The C. O. Brown House in downtown Tucson is now dwarfed by the new concrete-and-steel buildings that have sprung up on either side of it in recent years. But how long, exactly, has this tenacious adobe house been hanging on to the middle of its block on Broadway? Homer Thiel takes a look under the floorboards to tell the story.
In 2011, Desert Archaeology conducted excavations beneath the floors of three rooms within the Charles O. Brown House, located at the rear of 40 W. Broadway Boulevard in downtown Tucson. The Ben’s Bells nonprofit was moving into the space and had decided to replace the existing wood floors, which were in poor condition. A previous test excavation by Statistical Research had encountered many artifacts on top of a shallow crawlspace and in the dirt below. Our work had two goals: to determine when this portion of the house had been constructed, and to clear cultural resources from the area beneath the floor prior to the placement of a new tile floor.
Previously, people thought these rooms might date to the 1840s. The beams holding up the roof had been cored by the University of Arizona Laboratory of Tree-Ring Research, which revealed that some beams dated to the late 1840s and some to 1879. So was the house built in the late 1840s, with some replacement beams added in 1879? Or were the rooms built in 1879, re-using old beams?
Historical records provided some context. In 1862 the Union Army marched from California to Tucson, pausing for a battle with Confederate forces at Picacho Peak. Once the Union forces occupied Tucson, Major David Fergusson had surveyor John J. Mills draft two maps, one of downtown and one of the fields to the west. Property owners were required to register their land, and U.S. authorities planned to take land from Confederate sympathizers. Two structures were shown on the downtown map in the vicinity of the Brown House.
The next detailed map of downtown Tucson was drawn in 1883 by the Sanborn Fire Insurance Company. These exacting maps allowed insurance adjustors in far away offices to determine insurance rates for Tucson buildings. The 1883 map depicts the current configuration of the Brown House.
Archival research revealed that in 1867 Henry McWard and his wife, Gertrudes Marquez, sold the property where the Brown House now stands to John Capron, who then sold the land to Clara Brown in 1870. Clara was the wife of Charles Owen Brown. His claim to fame was that he owned the Congress Hall saloon, which is how modern Congress Street got its name. The couple had 13 children before separating. Clara died at the house in 1932. By themid-1920s, the three rooms we excavated were rented out to Mexican-Americans families. After 1936 this portion of the house was used for a variety of businesses. The Brown House survived destruction during the Tucson Urban Renewal Project in the 1960s and 1970s because it had been donated to the Arizona Historical Society.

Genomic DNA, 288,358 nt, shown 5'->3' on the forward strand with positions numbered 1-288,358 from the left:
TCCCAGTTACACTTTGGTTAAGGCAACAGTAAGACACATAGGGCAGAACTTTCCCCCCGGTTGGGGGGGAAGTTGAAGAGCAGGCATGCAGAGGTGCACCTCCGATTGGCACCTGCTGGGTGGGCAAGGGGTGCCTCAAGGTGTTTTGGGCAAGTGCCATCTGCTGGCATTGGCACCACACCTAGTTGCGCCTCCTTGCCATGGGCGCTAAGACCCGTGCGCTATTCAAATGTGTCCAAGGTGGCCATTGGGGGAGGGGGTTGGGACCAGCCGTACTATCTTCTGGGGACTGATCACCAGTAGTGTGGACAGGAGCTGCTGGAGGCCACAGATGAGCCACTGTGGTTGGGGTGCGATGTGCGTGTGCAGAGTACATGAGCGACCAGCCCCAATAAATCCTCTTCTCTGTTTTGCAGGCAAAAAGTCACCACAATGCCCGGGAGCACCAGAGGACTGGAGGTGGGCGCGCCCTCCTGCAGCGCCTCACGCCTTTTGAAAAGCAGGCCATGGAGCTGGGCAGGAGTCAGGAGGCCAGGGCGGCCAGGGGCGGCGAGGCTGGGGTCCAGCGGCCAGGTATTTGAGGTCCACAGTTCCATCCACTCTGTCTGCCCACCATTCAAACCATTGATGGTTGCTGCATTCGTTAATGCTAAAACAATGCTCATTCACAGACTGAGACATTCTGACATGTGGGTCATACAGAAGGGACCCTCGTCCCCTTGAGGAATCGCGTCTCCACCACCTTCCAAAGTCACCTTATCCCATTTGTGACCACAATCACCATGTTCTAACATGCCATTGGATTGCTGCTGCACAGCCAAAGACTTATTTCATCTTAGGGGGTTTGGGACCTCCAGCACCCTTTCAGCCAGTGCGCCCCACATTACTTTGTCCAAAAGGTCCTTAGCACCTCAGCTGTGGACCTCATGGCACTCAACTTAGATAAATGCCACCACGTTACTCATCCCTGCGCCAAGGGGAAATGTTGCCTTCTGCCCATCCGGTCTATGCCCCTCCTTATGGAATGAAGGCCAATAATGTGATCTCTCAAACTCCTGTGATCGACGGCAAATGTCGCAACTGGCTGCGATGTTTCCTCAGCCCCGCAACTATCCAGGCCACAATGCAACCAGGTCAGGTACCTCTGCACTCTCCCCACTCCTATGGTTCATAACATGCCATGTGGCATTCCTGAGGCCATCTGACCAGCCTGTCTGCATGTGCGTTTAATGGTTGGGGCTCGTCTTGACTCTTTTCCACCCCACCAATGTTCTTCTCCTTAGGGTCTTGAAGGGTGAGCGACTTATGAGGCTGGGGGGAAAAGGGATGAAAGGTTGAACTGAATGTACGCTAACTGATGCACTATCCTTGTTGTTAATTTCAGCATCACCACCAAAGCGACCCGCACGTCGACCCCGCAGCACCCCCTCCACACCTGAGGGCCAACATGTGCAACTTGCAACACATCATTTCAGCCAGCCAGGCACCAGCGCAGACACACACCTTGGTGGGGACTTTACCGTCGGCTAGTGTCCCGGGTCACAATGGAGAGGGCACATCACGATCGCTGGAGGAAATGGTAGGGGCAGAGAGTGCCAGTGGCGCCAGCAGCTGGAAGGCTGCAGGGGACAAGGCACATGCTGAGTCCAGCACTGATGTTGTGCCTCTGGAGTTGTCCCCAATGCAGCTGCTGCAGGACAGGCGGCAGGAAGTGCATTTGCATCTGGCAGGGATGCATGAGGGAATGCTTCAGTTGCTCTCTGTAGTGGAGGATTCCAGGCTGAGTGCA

Our 2011 excavations uncovered the original tamped earthen floors beneath the existing wood floor. Test units against the walls revealed massive rock and mortar foundations holding up the house’s adobe brick walls. Few buildings from the Mexican period (1821-1856) had stone foundations, and no artifacts from this period were found. Therefore, we concluded that this portion of the house was probably built in 1879 and that the older beams in the rooms were likely reused from an earlier house, with no traces left of that building.
We found a large amount of perishable materials beneath the wooden floors, materials that almost never preserves at open-air sites. While the coins we found dated between 1909 and 1932, the paper artifacts mainly dated to between 1930 and 1937, with most from 1936-1937. It seems likely that many of these items were discarded when the original wooden floors were replaced at that time.
What can the artifacts found tell us about the Mexican-American residents of these rooms? Many items were from children. We found that they played with glass marbles, read newspaper comics and a Disney Big-Little book, and did homework in both English and Spanish.
One adult male living at the house worked for the Arizona Daily Star, and had brought home cardboard printing plates with comic strips on them. Some adults smoked Chesterfield cigarettes and played a card game called malilla.
Others decorated their room with prints depicting Catholic saints and probably used a milagro shaped like an arm in prayers that a health problem could be cured. Fragments of lined paper with musical notation suggests someone was playing an instrument. Needles, thread spools, and buttons reveal that clothing was being sewn and repaired.
City directories list Mrs. Blanca Garcia, Mrs. M. L. Levy, and Mrs. Refugio Corral as residents of this portion of the house in 1935. The many fragile paper and cardboard artifacts we found beneath the floors of the three rooms provide a glimpse of their lives.
This project was funded by Ben’s Bells.
The report for the work is available online as a free PDF.